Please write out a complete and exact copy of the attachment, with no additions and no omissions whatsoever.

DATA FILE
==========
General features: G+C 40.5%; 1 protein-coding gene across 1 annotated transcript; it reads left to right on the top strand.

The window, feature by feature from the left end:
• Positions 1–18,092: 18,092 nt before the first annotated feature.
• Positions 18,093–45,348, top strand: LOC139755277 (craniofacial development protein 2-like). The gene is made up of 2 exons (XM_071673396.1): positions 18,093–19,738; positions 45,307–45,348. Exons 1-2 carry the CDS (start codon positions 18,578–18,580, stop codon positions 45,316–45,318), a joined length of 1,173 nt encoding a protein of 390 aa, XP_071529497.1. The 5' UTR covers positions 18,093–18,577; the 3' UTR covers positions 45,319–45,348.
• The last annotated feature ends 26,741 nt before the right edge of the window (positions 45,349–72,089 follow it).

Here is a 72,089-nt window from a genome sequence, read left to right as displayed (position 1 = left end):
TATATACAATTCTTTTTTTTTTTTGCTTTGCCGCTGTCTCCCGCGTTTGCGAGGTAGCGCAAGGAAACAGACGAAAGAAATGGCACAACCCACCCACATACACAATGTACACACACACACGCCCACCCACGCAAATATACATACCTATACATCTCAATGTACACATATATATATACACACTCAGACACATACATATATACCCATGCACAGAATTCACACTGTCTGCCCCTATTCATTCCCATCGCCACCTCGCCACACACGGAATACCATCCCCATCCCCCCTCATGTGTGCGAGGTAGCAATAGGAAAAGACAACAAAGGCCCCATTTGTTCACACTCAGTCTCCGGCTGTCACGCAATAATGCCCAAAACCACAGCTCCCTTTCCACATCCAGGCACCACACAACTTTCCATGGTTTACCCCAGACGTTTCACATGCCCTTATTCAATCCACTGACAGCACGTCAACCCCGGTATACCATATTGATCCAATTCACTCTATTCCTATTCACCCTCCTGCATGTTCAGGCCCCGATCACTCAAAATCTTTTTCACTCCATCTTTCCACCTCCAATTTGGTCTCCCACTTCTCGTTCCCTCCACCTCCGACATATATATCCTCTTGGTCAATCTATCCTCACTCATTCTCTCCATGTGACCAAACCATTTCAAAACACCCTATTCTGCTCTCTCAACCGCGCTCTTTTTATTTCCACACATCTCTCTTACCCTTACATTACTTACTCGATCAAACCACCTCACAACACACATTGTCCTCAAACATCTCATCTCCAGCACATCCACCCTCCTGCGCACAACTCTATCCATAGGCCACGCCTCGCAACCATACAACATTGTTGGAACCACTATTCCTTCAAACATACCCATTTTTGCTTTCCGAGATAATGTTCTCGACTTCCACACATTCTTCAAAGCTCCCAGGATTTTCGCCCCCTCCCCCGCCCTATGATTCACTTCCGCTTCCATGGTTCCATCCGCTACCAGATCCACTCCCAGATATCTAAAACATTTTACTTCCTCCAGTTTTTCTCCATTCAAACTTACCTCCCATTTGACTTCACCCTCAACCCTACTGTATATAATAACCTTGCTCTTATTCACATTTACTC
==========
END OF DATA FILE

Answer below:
General features: G+C 40.5%; 1 protein-coding gene across 1 annotated transcript; it reads left to right on the top strand.

The window, feature by feature from the left end:
• Positions 1–18,092: 18,092 nt before the first annotated feature.
• Positions 18,093–45,348, top strand: LOC139755277 (craniofacial development protein 2-like). The gene is made up of 2 exons (XM_071673396.1): positions 18,093–19,738; positions 45,307–45,348. Exons 1-2 carry the CDS (start codon positions 18,578–18,580, stop codon positions 45,316–45,318), a joined length of 1,173 nt encoding a protein of 390 aa, XP_071529497.1. The 5' UTR covers positions 18,093–18,577; the 3' UTR covers positions 45,319–45,348.
• The last annotated feature ends 26,741 nt before the right edge of the window (positions 45,349–72,089 follow it).

Here is a 72,089-nt window from a genome sequence, read left to right as displayed (position 1 = left end):
TATATACAATTCTTTTTTTTTTTTGCTTTGCCGCTGTCTCCCGCGTTTGCGAGGTAGCGCAAGGAAACAGACGAAAGAAATGGCACAACCCACCCACATACACAATGTACACACACACACGCCCACCCACGCAAATATACATACCTATACATCTCAATGTACACATATATATATACACACTCAGACACATACATATATACCCATGCACAGAATTCACACTGTCTGCCCCTATTCATTCCCATCGCCACCTCGCCACACACGGAATACCATCCCCATCCCCCCTCATGTGTGCGAGGTAGCAATAGGAAAAGACAACAAAGGCCCCATTTGTTCACACTCAGTCTCCGGCTGTCACGCAATAATGCCCAAAACCACAGCTCCCTTTCCACATCCAGGCACCACACAACTTTCCATGGTTTACCCCAGACGTTTCACATGCCCTTATTCAATCCACTGACAGCACGTCAACCCCGGTATACCATATTGATCCAATTCACTCTATTCCTATTCACCCTCCTGCATGTTCAGGCCCCGATCACTCAAAATCTTTTTCACTCCATCTTTCCACCTCCAATTTGGTCTCCCACTTCTCGTTCCCTCCACCTCCGACATATATATCCTCTTGGTCAATCTATCCTCACTCATTCTCTCCATGTGACCAAACCATTTCAAAACACCCTATTCTGCTCTCTCAACCGCGCTCTTTTTATTTCCACACATCTCTCTTACCCTTACATTACTTACTCGATCAAACCACCTCACAACACACATTGTCCTCAAACATCTCATCTCCAGCACATCCACCCTCCTGCGCACAACTCTATCCATAGGCCACGCCTCGCAACCATACAACATTGTTGGAACCACTATTCCTTCAAACATACCCATTTTTGCTTTCCGAGATAATGTTCTCGACTTCCACACATTCTTCAAAGCTCCCAGGATTTTCGCCCCCTCCCCCGCCCTATGATTCACTTCCGCTTCCATGGTTCCATCCGCTACCAGATCCACTCCCAGATATCTAAAACATTTTACTTCCTCCAGTTTTTCTCCATTCAAACTTACCTCCCATTTGACTTCACCCTCAACCCTACTGTATATAATAACCTTGCTCTTATTCACATTTACTC